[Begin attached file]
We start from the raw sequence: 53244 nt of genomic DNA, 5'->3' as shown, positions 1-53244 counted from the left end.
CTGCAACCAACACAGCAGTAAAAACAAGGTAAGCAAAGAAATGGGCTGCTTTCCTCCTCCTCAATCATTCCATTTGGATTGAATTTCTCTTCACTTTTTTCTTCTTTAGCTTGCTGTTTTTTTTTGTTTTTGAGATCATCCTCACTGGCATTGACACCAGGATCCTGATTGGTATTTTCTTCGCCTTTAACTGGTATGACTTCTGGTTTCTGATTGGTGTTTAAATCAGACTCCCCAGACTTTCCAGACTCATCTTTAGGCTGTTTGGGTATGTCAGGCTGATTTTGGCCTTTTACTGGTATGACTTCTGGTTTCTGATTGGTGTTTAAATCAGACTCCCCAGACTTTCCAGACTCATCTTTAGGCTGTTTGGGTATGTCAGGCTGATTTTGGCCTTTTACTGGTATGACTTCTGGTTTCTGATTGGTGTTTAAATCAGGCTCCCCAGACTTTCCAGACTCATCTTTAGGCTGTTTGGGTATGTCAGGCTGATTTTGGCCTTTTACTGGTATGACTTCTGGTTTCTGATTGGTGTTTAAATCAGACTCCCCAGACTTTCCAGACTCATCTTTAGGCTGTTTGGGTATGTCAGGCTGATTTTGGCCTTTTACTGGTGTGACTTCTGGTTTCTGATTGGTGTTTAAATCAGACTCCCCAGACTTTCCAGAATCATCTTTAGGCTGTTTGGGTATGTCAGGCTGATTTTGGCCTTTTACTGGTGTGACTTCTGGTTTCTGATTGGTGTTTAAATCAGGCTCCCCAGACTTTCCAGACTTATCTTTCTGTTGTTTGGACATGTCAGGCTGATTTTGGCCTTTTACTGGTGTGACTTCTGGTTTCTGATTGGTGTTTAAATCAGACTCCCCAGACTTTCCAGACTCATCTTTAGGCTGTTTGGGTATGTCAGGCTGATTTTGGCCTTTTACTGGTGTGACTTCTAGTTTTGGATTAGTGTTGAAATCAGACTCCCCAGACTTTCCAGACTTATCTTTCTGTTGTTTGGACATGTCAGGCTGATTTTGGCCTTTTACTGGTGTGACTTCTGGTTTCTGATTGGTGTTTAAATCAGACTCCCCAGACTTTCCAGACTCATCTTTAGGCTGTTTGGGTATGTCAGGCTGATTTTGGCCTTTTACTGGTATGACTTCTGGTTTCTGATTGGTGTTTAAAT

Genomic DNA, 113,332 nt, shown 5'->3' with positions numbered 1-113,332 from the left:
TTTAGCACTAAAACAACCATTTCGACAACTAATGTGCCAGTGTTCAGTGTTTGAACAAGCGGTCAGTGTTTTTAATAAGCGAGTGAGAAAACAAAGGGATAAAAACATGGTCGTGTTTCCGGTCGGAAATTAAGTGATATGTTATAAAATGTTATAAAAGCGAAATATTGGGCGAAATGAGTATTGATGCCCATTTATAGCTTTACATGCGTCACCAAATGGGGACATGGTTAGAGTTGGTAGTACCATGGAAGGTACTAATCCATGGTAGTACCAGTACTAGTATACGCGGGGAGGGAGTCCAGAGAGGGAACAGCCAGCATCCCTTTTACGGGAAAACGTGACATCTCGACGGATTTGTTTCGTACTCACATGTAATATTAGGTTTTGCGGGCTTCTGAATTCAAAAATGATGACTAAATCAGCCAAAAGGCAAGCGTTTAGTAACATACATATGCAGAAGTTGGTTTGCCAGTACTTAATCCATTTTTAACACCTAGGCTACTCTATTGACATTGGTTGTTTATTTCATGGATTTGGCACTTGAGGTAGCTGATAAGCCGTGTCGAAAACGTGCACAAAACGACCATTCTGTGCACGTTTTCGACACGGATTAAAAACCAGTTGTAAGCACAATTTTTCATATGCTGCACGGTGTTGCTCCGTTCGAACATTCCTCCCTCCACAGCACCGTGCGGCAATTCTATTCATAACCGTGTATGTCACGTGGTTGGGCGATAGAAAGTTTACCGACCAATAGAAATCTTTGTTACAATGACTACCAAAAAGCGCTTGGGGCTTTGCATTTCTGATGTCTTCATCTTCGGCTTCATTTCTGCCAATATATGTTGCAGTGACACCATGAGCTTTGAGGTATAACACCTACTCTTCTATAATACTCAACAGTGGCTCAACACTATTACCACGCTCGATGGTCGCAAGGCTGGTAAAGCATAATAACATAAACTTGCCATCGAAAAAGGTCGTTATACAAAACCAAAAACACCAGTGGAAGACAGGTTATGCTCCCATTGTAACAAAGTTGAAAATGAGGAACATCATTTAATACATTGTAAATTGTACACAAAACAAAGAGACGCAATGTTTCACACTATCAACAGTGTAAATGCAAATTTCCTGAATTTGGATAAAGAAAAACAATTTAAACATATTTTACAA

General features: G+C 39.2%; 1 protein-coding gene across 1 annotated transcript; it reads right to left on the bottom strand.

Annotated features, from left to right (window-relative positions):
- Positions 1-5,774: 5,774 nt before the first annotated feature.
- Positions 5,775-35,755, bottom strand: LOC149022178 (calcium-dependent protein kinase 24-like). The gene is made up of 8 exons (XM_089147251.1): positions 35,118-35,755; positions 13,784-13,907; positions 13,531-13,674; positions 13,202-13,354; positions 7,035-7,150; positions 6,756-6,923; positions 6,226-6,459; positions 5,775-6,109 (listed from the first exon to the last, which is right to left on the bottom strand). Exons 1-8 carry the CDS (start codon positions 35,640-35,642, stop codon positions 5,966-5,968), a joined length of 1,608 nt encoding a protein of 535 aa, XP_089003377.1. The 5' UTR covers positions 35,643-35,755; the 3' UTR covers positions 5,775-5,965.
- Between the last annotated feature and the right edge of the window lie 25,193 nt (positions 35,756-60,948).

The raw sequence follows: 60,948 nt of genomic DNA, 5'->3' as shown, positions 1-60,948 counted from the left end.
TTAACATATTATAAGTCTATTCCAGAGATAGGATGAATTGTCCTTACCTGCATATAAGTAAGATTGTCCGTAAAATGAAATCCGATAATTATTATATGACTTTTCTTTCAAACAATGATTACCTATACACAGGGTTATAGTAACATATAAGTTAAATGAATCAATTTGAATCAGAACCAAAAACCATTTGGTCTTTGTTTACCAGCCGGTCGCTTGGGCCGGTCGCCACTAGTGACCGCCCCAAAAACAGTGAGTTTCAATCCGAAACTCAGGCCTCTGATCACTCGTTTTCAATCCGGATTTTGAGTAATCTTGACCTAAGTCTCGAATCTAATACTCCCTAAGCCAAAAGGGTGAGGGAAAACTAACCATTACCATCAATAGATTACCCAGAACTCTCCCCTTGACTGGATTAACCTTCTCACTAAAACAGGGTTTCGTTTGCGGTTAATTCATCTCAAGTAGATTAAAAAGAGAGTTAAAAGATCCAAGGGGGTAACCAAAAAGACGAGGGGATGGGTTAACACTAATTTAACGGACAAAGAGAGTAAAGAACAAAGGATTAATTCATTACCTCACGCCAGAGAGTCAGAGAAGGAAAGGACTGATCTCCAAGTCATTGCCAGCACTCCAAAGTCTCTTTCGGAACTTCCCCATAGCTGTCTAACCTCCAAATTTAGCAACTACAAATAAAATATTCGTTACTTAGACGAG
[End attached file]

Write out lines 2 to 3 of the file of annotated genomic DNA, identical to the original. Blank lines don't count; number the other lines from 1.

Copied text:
CTGCAACCAACACAGCAGTAAAAACAAGGTAAGCAAAGAAATGGGCTGCTTTCCTCCTCCTCAATCATTCCATTTGGATTGAATTTCTCTTCACTTTTTTCTTCTTTAGCTTGCTGTTTTTTTTTGTTTTTGAGATCATCCTCACTGGCATTGACACCAGGATCCTGATTGGTATTTTCTTCGCCTTTAACTGGTATGACTTCTGGTTTCTGATTGGTGTTTAAATCAGACTCCCCAGACTTTCCAGACTCATCTTTAGGCTGTTTGGGTATGTCAGGCTGATTTTGGCCTTTTACTGGTATGACTTCTGGTTTCTGATTGGTGTTTAAATCAGACTCCCCAGACTTTCCAGACTCATCTTTAGGCTGTTTGGGTATGTCAGGCTGATTTTGGCCTTTTACTGGTATGACTTCTGGTTTCTGATTGGTGTTTAAATCAGGCTCCCCAGACTTTCCAGACTCATCTTTAGGCTGTTTGGGTATGTCAGGCTGATTTTGGCCTTTTACTGGTATGACTTCTGGTTTCTGATTGGTGTTTAAATCAGACTCCCCAGACTTTCCAGACTCATCTTTAGGCTGTTTGGGTATGTCAGGCTGATTTTGGCCTTTTACTGGTGTGACTTCTGGTTTCTGATTGGTGTTTAAATCAGACTCCCCAGACTTTCCAGAATCATCTTTAGGCTGTTTGGGTATGTCAGGCTGATTTTGGCCTTTTACTGGTGTGACTTCTGGTTTCTGATTGGTGTTTAAATCAGGCTCCCCAGACTTTCCAGACTTATCTTTCTGTTGTTTGGACATGTCAGGCTGATTTTGGCCTTTTACTGGTGTGACTTCTGGTTTCTGATTGGTGTTTAAATCAGACTCCCCAGACTTTCCAGACTCATCTTTAGGCTGTTTGGGTATGTCAGGCTGATTTTGGCCTTTTACTGGTGTGACTTCTAGTTTTGGATTAGTGTTGAAATCAGACTCCCCAGACTTTCCAGACTTATCTTTCTGTTGTTTGGACATGTCAGGCTGATTTTGGCCTTTTACTGGTGTGACTTCTGGTTTCTGATTGGTGTTTAAATCAGACTCCCCAGACTTTCCAGACTCATCTTTAGGCTGTTTGGGTATGTCAGGCTGATTTTGGCCTTTTACTGGTATGACTTCTGGTTTCTGATTGGTGTTTAAAT

Genomic DNA, 113,332 nt, shown 5'->3' with positions numbered 1-113,332 from the left: